My husband has an appointment at the heart clinic in the city today, so I was out a bit earlier to do my rounds this morning.

As I write this, it’s still only 1C (33F), with a “real feel” that has warmed up to -2C (28F) since I last checked. Our high today is supposed to reach 15C (59F), which is warmer than the last few days. We’re then supposed to go above 20C (68F) for a couple of days, before dropping back to the mid-teens, which is more typical for this time of year.

We don’t have what we need to be able to cover plants as large as our squash right now, so this morning was more about surveying the damage.

I will check them again, after we get back from the city. Some look like they’re completely killed off, but others might still make it through the rest of the season.

I’m pretty sure the pumpkins are a total loss, though.

This is the largest of them, and you can see where the frost was on the pumpkin itself.

This pumpkin hill is the one that’s the furthest South – which means that it gets more shade from the trees than the others. It isn’t much, but as you can see by the plant, it doesn’t take much, either. This plant still had visible frost on it.

The other two hills were pretty much clear of frost. The developing pumpkins don’t show signs of direct frost on them – but from the state of the plants, I think they’re likely complete losses, too. We shall see.

Remember this little birdhouse gourd, bravely blooming just yesterday?

This is how it looked this morning.


Well, this year was our year to figure things out, and we’ve learned a lot.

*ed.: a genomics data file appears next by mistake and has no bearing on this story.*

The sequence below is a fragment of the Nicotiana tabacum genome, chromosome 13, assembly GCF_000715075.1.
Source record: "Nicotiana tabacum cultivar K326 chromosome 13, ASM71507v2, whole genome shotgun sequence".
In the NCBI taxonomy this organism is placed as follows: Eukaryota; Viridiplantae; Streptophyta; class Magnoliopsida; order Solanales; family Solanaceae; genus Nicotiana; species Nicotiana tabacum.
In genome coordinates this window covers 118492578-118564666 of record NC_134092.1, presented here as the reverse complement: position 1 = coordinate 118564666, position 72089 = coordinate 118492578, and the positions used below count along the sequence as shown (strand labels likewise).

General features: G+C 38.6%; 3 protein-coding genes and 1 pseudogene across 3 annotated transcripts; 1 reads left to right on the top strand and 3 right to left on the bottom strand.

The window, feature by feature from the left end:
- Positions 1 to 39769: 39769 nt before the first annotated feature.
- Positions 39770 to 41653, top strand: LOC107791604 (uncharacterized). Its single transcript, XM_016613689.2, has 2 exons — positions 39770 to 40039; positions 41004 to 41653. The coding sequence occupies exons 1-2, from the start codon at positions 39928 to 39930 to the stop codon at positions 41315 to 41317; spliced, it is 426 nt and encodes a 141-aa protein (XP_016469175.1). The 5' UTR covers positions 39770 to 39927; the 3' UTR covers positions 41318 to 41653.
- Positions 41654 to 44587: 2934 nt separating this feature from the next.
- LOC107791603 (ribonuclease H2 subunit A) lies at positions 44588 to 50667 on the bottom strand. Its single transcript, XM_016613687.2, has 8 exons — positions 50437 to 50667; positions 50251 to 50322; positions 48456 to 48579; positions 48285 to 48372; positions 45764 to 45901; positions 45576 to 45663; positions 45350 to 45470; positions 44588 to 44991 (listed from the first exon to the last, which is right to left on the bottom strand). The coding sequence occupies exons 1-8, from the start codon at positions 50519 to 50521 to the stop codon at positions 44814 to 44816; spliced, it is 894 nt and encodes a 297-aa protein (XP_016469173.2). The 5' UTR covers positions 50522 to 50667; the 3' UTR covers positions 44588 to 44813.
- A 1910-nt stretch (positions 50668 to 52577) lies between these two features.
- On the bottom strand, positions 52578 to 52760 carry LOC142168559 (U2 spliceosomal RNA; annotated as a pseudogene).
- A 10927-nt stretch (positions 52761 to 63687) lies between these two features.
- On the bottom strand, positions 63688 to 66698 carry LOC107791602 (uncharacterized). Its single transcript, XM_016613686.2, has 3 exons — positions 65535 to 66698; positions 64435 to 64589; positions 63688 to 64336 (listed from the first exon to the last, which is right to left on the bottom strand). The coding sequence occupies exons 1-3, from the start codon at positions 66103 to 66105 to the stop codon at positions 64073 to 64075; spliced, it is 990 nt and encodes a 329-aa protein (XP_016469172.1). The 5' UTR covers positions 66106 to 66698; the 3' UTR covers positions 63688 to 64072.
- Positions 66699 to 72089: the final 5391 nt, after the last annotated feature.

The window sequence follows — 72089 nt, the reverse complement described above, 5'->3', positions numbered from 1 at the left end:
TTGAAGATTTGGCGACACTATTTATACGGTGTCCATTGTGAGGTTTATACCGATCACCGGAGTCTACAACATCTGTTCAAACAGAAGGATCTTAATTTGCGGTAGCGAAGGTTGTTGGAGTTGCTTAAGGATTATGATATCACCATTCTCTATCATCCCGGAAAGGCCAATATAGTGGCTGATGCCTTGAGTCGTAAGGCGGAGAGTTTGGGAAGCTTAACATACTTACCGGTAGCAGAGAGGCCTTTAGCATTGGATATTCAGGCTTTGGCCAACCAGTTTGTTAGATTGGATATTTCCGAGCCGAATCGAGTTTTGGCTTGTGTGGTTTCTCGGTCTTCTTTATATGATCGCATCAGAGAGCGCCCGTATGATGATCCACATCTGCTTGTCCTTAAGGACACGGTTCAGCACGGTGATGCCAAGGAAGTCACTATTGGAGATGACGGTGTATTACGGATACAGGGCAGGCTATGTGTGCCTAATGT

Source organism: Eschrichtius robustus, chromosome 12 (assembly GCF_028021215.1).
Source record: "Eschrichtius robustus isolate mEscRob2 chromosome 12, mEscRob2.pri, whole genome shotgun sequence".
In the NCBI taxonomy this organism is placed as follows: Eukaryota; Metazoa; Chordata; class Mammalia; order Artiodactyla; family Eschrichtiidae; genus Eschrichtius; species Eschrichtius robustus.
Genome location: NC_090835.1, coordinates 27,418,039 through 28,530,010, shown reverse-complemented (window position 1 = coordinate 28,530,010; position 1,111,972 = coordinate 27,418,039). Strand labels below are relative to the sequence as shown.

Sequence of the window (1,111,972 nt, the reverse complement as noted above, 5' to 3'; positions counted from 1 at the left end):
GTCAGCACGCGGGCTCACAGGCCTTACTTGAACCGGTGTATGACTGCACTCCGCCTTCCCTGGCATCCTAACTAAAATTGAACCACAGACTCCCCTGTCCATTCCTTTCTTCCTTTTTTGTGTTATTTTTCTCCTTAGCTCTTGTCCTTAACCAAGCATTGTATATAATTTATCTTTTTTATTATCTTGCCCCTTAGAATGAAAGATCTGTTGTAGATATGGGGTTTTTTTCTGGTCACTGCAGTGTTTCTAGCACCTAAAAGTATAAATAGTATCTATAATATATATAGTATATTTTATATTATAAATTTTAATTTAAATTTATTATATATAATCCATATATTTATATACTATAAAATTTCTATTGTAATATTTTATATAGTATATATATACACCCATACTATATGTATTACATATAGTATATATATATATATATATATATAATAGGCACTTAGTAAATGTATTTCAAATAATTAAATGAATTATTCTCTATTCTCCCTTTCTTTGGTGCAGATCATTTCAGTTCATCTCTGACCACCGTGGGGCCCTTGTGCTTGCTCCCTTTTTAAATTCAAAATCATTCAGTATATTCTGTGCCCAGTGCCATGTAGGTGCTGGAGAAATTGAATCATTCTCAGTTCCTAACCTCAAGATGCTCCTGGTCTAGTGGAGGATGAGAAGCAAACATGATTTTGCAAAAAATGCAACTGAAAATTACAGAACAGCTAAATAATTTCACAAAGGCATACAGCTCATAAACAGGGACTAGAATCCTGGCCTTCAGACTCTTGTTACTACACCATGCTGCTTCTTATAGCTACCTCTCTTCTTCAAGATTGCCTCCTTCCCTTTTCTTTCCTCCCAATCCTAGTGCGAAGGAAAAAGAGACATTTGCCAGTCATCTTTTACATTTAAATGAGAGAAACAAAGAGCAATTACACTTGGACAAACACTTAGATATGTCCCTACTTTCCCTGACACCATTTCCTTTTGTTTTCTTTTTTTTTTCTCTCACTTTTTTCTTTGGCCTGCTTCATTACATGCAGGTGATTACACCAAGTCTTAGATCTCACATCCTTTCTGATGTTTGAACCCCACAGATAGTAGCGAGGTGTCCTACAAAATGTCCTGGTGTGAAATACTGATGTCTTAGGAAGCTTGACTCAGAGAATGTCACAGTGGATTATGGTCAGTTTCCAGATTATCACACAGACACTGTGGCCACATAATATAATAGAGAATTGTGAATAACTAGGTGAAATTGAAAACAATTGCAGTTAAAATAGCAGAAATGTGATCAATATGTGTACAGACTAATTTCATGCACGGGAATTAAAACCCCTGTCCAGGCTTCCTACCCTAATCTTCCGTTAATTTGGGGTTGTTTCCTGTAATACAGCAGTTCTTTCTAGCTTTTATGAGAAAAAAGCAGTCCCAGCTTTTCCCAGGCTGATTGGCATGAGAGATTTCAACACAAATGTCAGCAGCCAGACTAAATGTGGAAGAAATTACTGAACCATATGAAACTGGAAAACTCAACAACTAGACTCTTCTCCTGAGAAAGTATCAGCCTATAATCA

We will have to work on finding different ways to cover and protect our plants from late and early frosts. Especially since we do want to keep growing squash, which are more easily damaged by the cold. The beets, carrots and parsley are just fine. Even the cucamelons showed less frost damage than the squash, which surprised me.

Altogether, though, we did far better with our gardening this year than I expected. It really has been a successful year, for the circumstances!

You’d think, having grown up here and helped my mother with the gardening for my entire childhood, I would already know what is needed, but everything is really quite different than the garden of my childhood. Especially with my parents planting or allowing so many trees to encroach into the garden.

While we will continue to have garden plots in this area, my mind is already starting to look at the outer yard, towards the barn, for possible raised beds, polytunnels or greenhouses for vegetable gardening.

But that is still years into the future!

Little by little, it’ll get done!

The Re-Farmer

2 thoughts on “Frosted

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